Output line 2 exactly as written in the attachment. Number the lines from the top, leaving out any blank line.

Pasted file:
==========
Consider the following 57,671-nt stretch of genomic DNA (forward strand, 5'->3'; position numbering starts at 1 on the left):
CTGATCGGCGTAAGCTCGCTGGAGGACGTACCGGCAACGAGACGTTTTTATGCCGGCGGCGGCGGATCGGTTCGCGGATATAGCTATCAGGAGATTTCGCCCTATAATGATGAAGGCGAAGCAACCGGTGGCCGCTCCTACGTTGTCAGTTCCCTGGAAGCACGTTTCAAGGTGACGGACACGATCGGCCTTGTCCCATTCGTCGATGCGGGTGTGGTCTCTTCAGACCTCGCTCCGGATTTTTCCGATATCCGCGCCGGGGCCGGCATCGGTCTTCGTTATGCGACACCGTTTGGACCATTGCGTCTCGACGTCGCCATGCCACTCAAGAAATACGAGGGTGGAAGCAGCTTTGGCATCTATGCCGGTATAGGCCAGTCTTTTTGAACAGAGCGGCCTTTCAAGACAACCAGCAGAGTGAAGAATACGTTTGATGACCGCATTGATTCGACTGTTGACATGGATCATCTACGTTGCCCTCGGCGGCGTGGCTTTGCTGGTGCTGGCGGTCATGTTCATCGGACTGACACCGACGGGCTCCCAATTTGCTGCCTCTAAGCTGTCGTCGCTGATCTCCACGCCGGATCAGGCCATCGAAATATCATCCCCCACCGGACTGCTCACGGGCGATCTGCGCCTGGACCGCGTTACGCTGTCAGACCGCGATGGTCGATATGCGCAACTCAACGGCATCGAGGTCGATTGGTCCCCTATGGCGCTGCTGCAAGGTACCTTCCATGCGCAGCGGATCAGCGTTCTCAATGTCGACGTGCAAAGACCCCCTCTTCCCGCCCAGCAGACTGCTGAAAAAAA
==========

CTGATCGGCGTAAGCTCGCTGGAGGACGTACCGGCAACGAGACGTTTTTATGCCGGCGGCGGCGGATCGGTTCGCGGATATAGCTATCAGGAGATTTCGCCCTATAATGATGAAGGCGAAGCAACCGGTGGCCGCTCCTACGTTGTCAGTTCCCTGGAAGCACGTTTCAAGGTGACGGACACGATCGGCCTTGTCCCATTCGTCGATGCGGGTGTGGTCTCTTCAGACCTCGCTCCGGATTTTTCCGATATCCGCGCCGGGGCCGGCATCGGTCTTCGTTATGCGACACCGTTTGGACCATTGCGTCTCGACGTCGCCATGCCACTCAAGAAATACGAGGGTGGAAGCAGCTTTGGCATCTATGCCGGTATAGGCCAGTCTTTTTGAACAGAGCGGCCTTTCAAGACAACCAGCAGAGTGAAGAATACGTTTGATGACCGCATTGATTCGACTGTTGACATGGATCATCTACGTTGCCCTCGGCGGCGTGGCTTTGCTGGTGCTGGCGGTCATGTTCATCGGACTGACACCGACGGGCTCCCAATTTGCTGCCTCTAAGCTGTCGTCGCTGATCTCCACGCCGGATCAGGCCATCGAAATATCATCCCCCACCGGACTGCTCACGGGCGATCTGCGCCTGGACCGCGTTACGCTGTCAGACCGCGATGGTCGATATGCGCAACTCAACGGCATCGAGGTCGATTGGTCCCCTATGGCGCTGCTGCAAGGTACCTTCCATGCGCAGCGGATCAGCGTTCTCAATGTCGACGTGCAAAGACCCCCTCTTCCCGCCCAGCAGACTGCTGAAAAAAA